Going into the second and final year of the MiM program, Nazir is excited to return to campus and begin taking classes in her specialization: Sustainability and Social Innovation. “Now I kind of feel that I belong to this place and I love this new life,” she says.

Nazir says her time at HEC Paris has resulted in a professional and personal transformation: “It changed the way I want to live now. It made me more resilient. It made me think in different ways.”


In Kabul, Nazir spent two years working at an impact investing platform at BrightPoint Consulting Services. Matiullah Rahmaty, to whom Nazir is now married, founded the company and investing platform. The platform helped Afghan startups access funding and support, working exclusively with businesses with positive social or environmental impacts. “We were not working with ordinary businesses,” she says. Some of these startups were led by women, she says, adding, “Those women were employing other women who didn’t have access to job opportunities or who are housewives and they didn’t have financial literacy or financial independence.”

Growing up, Nazir saw firsthand how gender roles limited opportunities for women and girls in Afghanistan. She credits much of the education and career opportunities she had to her parent’s choice to move from their village to the capital city of Kabul and said things were very different for her cousins still living in the village.

Most of them, girls and boys alike, didn’t go to school. One of her cousins was the first girl in their village to attend school but now, like all women living under Taliban rule in Afghanistan, she is not allowed to work or go to university. “It’s not bad to raise kids, but I think it’s not the only job of a human (and) it’s not the only thing that a woman can do,” Nazir says of the strict gender roles in Afghan villages. Since taking control of Afghanistan, the Taliban has stripped women and girls of most of their freedoms, including banning girls from attending school past age 12. Some women in Afghanistan are now finding ways to get educated online through institutions in countries such as the United States.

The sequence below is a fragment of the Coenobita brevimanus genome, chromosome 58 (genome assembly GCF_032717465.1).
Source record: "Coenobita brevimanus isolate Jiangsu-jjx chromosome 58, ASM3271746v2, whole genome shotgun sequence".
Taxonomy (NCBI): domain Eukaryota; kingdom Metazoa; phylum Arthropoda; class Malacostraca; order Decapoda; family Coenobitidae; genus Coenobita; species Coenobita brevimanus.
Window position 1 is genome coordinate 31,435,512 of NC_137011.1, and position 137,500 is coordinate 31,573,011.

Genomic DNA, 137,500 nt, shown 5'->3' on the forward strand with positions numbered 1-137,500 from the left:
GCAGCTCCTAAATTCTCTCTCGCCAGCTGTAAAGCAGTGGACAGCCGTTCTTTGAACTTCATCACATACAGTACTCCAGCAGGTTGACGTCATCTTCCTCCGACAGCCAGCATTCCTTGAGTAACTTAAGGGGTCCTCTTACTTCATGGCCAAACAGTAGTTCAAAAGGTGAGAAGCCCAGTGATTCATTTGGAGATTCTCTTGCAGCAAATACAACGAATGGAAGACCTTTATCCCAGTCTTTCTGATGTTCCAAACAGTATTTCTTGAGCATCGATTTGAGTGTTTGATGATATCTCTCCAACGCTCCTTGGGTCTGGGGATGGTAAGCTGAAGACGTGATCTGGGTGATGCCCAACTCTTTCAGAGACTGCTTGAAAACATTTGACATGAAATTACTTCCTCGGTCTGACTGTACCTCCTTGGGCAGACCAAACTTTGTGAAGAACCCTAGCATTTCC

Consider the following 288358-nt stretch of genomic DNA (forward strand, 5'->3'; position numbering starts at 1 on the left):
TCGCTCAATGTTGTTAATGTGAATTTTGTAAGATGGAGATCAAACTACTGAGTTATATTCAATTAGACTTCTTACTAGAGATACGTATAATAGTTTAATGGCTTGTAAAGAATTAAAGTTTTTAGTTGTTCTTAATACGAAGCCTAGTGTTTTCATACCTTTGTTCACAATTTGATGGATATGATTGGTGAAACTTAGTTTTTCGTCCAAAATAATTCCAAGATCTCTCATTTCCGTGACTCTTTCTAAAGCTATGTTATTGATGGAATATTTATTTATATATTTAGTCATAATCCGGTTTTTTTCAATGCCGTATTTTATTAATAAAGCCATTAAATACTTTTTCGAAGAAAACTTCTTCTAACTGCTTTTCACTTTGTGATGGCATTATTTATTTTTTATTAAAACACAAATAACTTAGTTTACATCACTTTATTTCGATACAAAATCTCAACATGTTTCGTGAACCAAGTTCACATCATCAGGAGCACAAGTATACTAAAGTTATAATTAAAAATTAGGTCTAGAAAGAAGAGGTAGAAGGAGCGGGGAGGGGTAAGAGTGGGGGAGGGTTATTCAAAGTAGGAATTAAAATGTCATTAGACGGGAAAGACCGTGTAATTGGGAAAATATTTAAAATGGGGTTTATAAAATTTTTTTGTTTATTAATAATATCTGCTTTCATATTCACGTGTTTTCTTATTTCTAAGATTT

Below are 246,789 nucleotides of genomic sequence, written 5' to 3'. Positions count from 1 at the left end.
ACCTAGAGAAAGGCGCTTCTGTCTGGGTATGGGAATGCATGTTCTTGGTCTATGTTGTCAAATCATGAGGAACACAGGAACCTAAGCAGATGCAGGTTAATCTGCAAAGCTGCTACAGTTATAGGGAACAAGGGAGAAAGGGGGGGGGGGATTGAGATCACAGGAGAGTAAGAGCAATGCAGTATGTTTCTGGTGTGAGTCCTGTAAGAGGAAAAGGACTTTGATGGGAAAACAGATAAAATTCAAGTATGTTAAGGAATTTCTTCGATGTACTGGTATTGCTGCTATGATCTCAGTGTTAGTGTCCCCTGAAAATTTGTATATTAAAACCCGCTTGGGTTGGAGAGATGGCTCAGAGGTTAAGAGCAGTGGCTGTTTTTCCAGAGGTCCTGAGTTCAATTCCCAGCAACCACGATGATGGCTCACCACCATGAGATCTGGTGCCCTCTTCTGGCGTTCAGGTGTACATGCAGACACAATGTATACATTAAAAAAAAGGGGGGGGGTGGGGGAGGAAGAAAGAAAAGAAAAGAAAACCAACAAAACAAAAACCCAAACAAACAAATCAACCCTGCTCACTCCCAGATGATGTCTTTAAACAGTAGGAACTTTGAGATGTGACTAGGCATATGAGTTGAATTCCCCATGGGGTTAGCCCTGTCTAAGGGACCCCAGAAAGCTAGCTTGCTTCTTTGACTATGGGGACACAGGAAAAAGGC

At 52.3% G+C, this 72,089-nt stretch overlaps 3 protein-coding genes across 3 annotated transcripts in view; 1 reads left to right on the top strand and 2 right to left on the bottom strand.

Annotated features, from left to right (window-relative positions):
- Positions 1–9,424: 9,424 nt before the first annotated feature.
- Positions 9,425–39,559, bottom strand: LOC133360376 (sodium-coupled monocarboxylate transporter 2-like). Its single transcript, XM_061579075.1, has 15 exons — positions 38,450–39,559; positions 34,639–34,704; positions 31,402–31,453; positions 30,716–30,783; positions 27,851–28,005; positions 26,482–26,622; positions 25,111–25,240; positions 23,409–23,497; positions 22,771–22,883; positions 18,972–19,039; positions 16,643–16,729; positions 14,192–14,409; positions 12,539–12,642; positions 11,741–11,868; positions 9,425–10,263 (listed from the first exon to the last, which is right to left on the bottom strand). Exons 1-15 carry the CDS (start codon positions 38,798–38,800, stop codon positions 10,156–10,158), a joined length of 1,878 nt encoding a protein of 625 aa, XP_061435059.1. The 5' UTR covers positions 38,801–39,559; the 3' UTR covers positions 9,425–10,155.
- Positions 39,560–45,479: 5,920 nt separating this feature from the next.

Before the Taliban takeover, Nazir helped implement a new initiative at BrightPoint Consulting called “Jobs4Peace,” which trains young adults in Afghanistan to do data annotation for AI and machine learning systems and provides them with remote jobs in this field. The company is still offering these trainings, as well as courses to teach Dari and Pashto, the national languages of Afghanistan, and the Quran to Afghan refugee kids and families living in Europe and the United States. To teach these courses, BrightPoint hired Afghan teachers and other professionals who lost their jobs when the Taliban took over the country.

Nazir and her husband hope to eventually launch their impact investing platform in Europe for underrepresented migrant entrepreneurs. However, they have not given up on their company in Afghanistan. Many members of their team are still at the Kabul office and Nazir’s husband is focused on leading the company remotely from Germany. “We just firmly believe that we will go back (to Afghanistan), so we kept the company up and running,” she says.

While Nazir mourns the situation in the country she calls home, she is optimistic that things will change and those who fled will be able to return.

“I don’t know when, but I just hope that everything’s gonna be OK one day, and we all will go back,” she says, “I miss Kabul — the streets, the people, the hope that we had, the things that we were doing. Yeah, I miss them all.”